A walk-through exhibition introduces people to innovative projects from various institutes. Francesco Pomati is presenting Eawag’s underwater microscope, which has been developed in collaboration with the Scripps Institution of Oceanography in California and vastly simplifies the process of monitoring water quality and aquatic biodiversity.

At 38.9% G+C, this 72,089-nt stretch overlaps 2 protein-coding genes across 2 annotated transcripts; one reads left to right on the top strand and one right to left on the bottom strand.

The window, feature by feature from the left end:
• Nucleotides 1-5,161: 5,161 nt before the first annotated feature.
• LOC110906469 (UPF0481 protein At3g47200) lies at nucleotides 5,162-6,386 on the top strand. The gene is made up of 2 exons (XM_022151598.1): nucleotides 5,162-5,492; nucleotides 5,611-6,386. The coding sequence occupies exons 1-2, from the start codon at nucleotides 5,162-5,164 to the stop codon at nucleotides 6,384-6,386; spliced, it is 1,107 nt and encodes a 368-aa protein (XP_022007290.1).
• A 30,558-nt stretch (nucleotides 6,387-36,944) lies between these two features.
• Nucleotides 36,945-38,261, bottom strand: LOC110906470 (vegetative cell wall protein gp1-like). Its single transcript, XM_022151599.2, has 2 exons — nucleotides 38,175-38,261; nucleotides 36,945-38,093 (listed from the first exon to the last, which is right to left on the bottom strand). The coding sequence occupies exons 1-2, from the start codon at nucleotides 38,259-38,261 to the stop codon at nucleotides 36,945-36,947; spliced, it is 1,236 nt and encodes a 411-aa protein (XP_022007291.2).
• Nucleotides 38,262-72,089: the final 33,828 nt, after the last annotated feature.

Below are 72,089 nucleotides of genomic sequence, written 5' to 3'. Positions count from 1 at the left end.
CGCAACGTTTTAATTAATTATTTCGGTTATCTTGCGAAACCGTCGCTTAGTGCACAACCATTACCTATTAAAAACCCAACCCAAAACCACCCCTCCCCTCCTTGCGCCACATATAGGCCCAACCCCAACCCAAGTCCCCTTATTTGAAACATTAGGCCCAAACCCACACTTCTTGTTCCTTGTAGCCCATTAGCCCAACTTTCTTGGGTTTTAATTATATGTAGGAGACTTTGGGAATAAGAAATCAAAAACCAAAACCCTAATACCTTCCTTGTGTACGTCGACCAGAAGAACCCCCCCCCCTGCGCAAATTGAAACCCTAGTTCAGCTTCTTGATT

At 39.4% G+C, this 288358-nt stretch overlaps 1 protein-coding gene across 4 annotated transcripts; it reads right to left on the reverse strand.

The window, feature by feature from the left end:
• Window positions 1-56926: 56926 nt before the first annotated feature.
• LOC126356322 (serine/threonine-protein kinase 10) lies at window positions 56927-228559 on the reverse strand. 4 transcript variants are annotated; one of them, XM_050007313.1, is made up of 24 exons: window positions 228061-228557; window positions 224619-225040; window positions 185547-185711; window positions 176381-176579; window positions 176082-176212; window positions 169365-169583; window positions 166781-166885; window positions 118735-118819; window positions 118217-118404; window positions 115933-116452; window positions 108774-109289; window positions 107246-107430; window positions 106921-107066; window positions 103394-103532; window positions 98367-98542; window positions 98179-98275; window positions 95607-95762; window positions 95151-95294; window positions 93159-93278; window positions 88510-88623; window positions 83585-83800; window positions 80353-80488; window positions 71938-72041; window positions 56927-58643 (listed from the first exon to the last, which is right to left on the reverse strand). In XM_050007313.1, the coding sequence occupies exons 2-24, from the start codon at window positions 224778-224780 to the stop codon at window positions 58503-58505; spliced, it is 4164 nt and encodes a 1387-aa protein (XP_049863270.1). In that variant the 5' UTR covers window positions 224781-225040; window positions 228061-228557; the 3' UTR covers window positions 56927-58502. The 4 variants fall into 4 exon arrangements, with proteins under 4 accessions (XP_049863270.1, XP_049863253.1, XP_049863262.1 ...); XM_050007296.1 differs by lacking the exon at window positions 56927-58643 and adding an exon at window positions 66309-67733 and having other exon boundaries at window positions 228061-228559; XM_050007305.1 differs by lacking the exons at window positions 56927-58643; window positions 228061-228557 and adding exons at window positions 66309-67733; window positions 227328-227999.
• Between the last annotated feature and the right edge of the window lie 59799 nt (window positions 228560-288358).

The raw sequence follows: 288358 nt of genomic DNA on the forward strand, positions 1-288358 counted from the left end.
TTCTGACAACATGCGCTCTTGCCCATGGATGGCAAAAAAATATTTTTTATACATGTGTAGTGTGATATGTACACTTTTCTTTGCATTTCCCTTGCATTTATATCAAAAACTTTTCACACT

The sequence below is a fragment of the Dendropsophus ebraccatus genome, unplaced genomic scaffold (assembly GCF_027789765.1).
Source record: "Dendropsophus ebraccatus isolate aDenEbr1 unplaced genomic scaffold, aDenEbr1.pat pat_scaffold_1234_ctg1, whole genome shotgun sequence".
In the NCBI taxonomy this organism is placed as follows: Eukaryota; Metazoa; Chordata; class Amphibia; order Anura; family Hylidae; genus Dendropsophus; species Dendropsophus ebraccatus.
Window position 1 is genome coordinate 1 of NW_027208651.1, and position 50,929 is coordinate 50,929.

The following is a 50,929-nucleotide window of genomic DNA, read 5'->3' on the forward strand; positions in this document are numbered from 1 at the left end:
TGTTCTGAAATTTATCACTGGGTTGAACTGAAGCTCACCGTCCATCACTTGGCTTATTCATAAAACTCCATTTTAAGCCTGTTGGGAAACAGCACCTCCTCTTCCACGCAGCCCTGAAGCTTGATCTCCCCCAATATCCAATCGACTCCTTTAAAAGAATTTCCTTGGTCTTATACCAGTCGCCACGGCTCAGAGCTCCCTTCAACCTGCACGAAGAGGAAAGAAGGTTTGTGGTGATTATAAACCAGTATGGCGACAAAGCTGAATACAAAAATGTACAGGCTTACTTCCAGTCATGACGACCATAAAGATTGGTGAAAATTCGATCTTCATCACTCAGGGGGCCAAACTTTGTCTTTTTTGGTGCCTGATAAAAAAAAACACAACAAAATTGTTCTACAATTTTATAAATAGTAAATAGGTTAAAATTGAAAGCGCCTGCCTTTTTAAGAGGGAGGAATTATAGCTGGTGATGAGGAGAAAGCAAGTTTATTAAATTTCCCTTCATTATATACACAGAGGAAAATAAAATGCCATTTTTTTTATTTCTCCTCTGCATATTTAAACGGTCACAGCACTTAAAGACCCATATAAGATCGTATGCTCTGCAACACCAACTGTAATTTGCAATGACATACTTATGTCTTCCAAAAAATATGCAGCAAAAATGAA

Thanks to the high-resolution images that are automatically processed, there is no longer any need for the conventional method involving collecting samples and manually classifying them in the laboratory. This saves immense amounts of time and expense. Further work is being done to develop the image analysis and more detailed classification with the help of deep learning and artificial intelligence based on big-data analysis projects from companies like Google and Facebook. This new technology allows the biodiversity and dynamics of plankton in lakes to be monitored automatically in real time. The data can, for example, be used to predict biological water quality on a day-to-day basis as is the norm in weather forecasting, or to understand the processes involved in maintaining high levels of biodiversity.